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Jul.5, 1964 - Abductees and their families(1)
Name: admin
2014-01-02 15:32:26  |  Hit 1547


Those who wait, those who never came back
Widang Jeong In-bo
Civilian abductees and their families
P.3, Chosun Daily, Jul. 5, 1964

○ The most prominent figure in the world of Chinese classics, WidangJeong In-bo, an amicable man of strong character, was one of many people abducted by North Korea. Respected and adored by Koreans as a fine scholar, historian and poet, he is reported to have shown brilliant talent and extraordinary disposition since childhood. He studied Chinese characters at the age of 3. Widang began to read his ancestors’ medical examination reports in just a year, to the great surprise of his father Jeong Eon-jo, whothen hired a teacher for his son.

His wife, Jo A-gi, continued her story based on what she heard from her husband. Widang wrote poetry and prose when he was six and showed it to his teacher, who was greatly shocked. “A geniushas been born,”exclaimed the teacher, who framed the work and hung it in his study until it was stolen during the Korean War. As such, Widang became the talk of the town and was regarded as an infant prodigy. At the age of 6, by which time he was already married, he saw his old servants lamenting the fact that they were illiterate, so he taught them how to read.

○ When Korea was annexed by Japan, Widang, who went to Shanghai to study at the age of 18, launched an independence movement under the name of “Dongjesa” with the late Lee Si-yeong and Kim Chang-suk. Upon his return to Korea at the age of 21, he taught as a professor of Korean Cultural Studies and Oriental Studies at the College of Buddhism, which later became Dongguk University, as well as at Yeonhui College, Ewha College and Severance Medical School. He also imbued the public with patriotism as an editorialist atSidae Daily and other newspapers.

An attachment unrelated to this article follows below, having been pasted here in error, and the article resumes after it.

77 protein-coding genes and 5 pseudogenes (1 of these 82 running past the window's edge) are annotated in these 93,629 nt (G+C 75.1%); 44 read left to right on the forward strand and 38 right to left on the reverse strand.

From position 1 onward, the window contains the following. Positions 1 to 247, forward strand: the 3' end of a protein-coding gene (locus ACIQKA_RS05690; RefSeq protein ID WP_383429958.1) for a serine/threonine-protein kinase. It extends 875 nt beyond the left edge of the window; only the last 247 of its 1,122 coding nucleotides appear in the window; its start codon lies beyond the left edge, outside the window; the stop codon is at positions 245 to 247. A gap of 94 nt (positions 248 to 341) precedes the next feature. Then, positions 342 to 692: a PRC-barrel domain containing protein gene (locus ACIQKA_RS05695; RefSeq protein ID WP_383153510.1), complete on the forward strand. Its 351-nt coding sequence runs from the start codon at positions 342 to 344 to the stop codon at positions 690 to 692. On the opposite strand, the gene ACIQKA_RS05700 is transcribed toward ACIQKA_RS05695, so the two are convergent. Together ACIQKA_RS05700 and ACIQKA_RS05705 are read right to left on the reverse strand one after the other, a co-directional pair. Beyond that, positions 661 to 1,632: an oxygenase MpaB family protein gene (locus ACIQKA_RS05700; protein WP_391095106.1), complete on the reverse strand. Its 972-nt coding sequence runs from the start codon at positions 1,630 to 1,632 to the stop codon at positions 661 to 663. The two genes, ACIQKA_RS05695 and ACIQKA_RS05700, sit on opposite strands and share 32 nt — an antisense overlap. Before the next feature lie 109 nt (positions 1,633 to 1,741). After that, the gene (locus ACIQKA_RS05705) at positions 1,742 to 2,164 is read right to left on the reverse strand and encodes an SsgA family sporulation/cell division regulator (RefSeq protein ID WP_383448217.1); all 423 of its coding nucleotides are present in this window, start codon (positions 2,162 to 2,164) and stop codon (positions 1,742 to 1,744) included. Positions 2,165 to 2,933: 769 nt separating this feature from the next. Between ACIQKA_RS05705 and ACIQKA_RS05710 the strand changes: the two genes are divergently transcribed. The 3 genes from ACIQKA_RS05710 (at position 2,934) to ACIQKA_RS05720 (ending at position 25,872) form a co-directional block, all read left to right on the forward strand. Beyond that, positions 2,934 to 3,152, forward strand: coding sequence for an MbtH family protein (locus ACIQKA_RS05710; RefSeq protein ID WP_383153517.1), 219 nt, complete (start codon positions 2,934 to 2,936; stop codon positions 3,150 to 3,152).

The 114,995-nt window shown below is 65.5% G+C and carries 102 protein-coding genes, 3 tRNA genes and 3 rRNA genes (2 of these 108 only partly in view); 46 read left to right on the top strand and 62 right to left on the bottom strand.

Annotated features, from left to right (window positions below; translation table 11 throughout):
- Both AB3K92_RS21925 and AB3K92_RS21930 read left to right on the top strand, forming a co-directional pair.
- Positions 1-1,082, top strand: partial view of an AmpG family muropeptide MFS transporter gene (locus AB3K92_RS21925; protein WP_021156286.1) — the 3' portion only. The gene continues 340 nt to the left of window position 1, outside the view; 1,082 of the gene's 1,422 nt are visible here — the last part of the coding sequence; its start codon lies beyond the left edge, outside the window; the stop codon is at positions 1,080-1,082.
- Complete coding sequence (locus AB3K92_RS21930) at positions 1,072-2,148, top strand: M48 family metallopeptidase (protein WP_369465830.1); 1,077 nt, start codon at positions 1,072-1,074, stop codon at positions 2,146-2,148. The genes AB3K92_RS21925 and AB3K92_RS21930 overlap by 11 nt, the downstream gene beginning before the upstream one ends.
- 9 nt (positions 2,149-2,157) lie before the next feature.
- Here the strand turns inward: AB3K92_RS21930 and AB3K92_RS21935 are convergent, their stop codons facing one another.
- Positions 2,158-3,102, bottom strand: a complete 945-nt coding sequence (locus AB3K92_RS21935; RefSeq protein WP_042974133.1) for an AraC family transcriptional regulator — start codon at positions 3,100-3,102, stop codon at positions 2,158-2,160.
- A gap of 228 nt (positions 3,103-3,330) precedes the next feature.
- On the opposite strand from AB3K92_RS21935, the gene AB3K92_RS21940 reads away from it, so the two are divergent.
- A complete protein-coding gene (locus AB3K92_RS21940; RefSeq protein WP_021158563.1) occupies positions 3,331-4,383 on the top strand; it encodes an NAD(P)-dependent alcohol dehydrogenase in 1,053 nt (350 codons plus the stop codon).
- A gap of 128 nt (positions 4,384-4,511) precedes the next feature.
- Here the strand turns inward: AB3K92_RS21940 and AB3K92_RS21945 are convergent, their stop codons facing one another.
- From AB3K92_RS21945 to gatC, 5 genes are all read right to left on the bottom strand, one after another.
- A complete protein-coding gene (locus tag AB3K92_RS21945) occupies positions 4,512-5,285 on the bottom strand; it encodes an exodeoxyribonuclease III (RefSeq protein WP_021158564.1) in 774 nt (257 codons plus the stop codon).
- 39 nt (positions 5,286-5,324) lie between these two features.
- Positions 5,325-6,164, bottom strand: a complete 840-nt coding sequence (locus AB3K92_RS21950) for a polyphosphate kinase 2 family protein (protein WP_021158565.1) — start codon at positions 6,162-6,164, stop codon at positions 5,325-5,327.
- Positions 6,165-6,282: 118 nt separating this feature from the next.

During his career, Widang published many books, including Studies on the History of the Joseon Dynasty, The Origin of Joseon Literature, and Collection of Seopwon Poetry. There is a famous anecdote about Widang’s determination. When Yukdang Choe Nam-seon published a poetry collection called The 108 Torments of Mankind and became widely known as a man of erudition, Widang, who hated coming second, quickly published similar poetry. After Korea’s liberation from Japan, Widang became the dean of Korean Studies University and also assumed the position of Inspection Chairman, which he had to resign due to illness. On July 18, 1953, he was abducted and taken to North Korea by his student.

○ Heartbroken at the abduction of her husband, Widang’s wife Jo A-gi evacuated to Busan with her 7 children during the Retreat on January 4, so that she would not have to experience the ordeal of North Korean communist rule again. But Jo then suffered another loss, that of her beloved third son, Hong-mo (age 22), a first lieutenant, who fought at the front line in Busan. Moreover, when she came back to Seoul through Nonsan, a house that her husband had bought in Namsan-dong was lost to an influential minister surnamed Im.

The family members, who all inherited their father Widang’s friendly and amiable personality, were always yielding to others and firmly upheld their principles and beliefs even in poverty. Currently, the eldest son, Yeon-mo (age 42), teaches at a middle school in Incheon; the second, Sang-mo (age 39), is a police affairs section chief at Seodae-mun Police Station; and the fourth, Yang-mo (age 31), works at the National Museum of Korea. His eldest daughter, Jung-wan, and his third daughter Yang-wan (37), are teachers at Dongduk Women's High School. His fourth daughter, Pyeong-wan (30), is a teacher at Hanyang Women's Middle and High School. They have all become teachers, fulfilling their father's wishes. He has 28 grandchildren, all of whom long to see him come home soon.
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No
Title
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Date
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